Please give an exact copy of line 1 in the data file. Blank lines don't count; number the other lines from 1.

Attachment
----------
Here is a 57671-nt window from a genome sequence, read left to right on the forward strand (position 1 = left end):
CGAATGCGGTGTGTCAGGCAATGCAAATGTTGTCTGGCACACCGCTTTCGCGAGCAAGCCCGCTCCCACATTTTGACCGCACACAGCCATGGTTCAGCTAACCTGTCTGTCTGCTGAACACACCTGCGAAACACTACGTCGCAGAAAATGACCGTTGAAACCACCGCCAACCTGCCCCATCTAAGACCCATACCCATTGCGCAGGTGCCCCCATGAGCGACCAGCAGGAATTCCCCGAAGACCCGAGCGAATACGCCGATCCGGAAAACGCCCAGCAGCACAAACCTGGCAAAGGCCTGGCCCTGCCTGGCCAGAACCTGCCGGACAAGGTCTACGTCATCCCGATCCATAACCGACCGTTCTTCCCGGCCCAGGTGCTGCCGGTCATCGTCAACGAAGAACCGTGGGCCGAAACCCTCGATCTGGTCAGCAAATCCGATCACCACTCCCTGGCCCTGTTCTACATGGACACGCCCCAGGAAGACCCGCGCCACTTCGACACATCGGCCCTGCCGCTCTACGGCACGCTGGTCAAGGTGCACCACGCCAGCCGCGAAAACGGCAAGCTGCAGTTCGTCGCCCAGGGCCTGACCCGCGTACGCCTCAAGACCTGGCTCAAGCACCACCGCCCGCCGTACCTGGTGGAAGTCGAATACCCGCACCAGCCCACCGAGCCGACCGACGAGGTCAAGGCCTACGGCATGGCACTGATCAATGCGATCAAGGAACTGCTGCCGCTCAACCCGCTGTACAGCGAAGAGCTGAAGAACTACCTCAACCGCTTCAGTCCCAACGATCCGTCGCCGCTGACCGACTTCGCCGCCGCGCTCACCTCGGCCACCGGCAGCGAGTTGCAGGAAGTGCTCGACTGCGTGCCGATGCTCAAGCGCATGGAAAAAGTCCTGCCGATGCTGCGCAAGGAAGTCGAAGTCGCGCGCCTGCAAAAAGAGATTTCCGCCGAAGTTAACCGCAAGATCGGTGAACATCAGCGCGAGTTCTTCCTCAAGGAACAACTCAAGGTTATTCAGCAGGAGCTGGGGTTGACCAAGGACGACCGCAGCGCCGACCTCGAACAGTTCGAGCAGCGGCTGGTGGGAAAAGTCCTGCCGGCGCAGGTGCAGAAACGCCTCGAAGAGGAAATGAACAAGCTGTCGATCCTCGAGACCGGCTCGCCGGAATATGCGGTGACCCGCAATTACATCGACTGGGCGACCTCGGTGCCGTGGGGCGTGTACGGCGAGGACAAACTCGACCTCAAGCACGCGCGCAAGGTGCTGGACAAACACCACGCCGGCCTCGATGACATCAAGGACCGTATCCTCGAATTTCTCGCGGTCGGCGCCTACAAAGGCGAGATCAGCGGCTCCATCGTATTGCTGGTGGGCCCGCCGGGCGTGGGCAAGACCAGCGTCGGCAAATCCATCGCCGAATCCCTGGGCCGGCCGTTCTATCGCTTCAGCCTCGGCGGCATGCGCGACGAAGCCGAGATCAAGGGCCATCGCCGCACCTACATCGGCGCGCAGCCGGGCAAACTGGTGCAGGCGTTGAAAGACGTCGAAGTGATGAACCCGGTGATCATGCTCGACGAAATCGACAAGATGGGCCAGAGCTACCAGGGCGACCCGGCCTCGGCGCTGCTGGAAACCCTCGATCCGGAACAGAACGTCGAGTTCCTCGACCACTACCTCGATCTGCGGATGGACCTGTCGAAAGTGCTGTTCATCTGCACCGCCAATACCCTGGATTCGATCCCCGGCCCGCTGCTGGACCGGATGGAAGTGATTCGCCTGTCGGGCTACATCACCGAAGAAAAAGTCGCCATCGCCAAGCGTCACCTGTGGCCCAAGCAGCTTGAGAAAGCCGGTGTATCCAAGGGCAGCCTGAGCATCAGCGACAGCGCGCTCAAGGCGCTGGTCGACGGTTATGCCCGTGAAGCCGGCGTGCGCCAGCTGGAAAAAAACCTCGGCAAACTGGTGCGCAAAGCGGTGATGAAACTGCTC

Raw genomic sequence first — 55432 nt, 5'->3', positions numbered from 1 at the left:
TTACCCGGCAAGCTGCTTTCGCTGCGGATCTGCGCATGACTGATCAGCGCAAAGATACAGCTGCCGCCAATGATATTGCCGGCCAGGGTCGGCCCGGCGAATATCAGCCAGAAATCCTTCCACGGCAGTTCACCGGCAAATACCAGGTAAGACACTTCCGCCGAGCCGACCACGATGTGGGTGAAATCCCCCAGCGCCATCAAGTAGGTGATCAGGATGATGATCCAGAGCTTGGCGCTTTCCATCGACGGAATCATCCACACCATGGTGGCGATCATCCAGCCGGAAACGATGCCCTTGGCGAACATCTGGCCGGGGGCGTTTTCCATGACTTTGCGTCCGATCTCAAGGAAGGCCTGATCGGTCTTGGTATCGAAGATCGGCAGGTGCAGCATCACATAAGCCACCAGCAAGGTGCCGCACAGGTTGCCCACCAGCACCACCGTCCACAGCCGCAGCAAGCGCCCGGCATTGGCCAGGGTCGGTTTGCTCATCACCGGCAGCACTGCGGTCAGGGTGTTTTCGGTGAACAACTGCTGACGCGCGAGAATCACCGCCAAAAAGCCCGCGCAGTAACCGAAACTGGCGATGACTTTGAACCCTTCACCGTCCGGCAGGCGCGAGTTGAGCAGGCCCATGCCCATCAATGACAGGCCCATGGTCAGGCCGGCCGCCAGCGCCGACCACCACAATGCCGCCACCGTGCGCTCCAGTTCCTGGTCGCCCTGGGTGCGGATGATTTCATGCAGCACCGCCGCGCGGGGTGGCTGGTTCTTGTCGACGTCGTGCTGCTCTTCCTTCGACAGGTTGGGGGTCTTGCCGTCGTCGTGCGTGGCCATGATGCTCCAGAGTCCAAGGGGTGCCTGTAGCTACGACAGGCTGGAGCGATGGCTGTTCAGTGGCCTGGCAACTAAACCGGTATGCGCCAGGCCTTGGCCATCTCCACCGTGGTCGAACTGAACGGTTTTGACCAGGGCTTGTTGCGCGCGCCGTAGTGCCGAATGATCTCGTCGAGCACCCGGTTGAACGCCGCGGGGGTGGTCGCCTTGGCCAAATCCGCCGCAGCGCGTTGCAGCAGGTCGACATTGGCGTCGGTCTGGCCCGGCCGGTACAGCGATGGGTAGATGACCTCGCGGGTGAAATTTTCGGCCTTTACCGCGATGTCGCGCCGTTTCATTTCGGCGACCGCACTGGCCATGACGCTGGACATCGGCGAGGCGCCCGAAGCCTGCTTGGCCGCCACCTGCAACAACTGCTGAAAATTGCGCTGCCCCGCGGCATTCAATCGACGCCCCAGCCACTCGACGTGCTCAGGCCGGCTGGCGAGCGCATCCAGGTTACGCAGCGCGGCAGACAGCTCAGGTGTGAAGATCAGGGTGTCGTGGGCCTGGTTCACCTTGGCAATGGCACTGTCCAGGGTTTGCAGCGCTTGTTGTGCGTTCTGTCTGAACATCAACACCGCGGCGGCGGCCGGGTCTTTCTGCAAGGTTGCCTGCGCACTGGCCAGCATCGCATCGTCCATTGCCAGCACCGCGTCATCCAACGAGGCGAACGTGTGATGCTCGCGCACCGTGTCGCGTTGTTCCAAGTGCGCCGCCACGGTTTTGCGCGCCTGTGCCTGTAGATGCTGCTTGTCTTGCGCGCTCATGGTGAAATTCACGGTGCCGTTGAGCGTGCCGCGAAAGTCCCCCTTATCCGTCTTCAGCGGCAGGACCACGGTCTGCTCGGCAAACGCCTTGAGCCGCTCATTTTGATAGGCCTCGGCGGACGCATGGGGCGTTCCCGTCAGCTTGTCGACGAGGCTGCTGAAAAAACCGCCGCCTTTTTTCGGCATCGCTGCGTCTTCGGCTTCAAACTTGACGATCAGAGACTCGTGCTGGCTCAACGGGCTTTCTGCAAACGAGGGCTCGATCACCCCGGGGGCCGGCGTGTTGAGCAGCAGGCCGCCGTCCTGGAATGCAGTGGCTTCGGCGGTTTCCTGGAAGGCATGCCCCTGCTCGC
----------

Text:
Here is a 57671-nt window from a genome sequence, read left to right on the forward strand (position 1 = left end):